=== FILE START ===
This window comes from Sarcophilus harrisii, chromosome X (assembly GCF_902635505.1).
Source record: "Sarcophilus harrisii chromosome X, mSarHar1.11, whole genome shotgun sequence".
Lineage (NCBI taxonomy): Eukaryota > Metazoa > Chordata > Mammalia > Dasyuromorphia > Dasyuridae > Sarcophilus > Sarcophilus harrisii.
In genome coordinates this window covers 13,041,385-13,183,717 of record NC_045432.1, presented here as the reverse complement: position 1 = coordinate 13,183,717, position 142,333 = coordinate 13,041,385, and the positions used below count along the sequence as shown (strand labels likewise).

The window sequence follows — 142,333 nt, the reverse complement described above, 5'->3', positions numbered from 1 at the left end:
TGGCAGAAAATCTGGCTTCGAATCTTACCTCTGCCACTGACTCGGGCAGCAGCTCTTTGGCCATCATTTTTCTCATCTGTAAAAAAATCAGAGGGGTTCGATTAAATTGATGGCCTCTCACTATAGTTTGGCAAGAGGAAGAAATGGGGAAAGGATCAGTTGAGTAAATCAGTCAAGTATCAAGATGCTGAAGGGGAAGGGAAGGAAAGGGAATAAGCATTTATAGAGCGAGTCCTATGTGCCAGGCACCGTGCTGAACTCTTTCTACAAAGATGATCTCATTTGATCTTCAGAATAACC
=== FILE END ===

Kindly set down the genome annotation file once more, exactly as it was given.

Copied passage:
This window comes from Sarcophilus harrisii, chromosome X (assembly GCF_902635505.1).
Source record: "Sarcophilus harrisii chromosome X, mSarHar1.11, whole genome shotgun sequence".
Lineage (NCBI taxonomy): Eukaryota > Metazoa > Chordata > Mammalia > Dasyuromorphia > Dasyuridae > Sarcophilus > Sarcophilus harrisii.
In genome coordinates this window covers 13,041,385-13,183,717 of record NC_045432.1, presented here as the reverse complement: position 1 = coordinate 13,183,717, position 142,333 = coordinate 13,041,385, and the positions used below count along the sequence as shown (strand labels likewise).

The window sequence follows — 142,333 nt, the reverse complement described above, 5'->3', positions numbered from 1 at the left end:
TGGCAGAAAATCTGGCTTCGAATCTTACCTCTGCCACTGACTCGGGCAGCAGCTCTTTGGCCATCATTTTTCTCATCTGTAAAAAAATCAGAGGGGTTCGATTAAATTGATGGCCTCTCACTATAGTTTGGCAAGAGGAAGAAATGGGGAAAGGATCAGTTGAGTAAATCAGTCAAGTATCAAGATGCTGAAGGGGAAGGGAAGGAAAGGGAATAAGCATTTATAGAGCGAGTCCTATGTGCCAGGCACCGTGCTGAACTCTTTCTACAAAGATGATCTCATTTGATCTTCAGAATAACC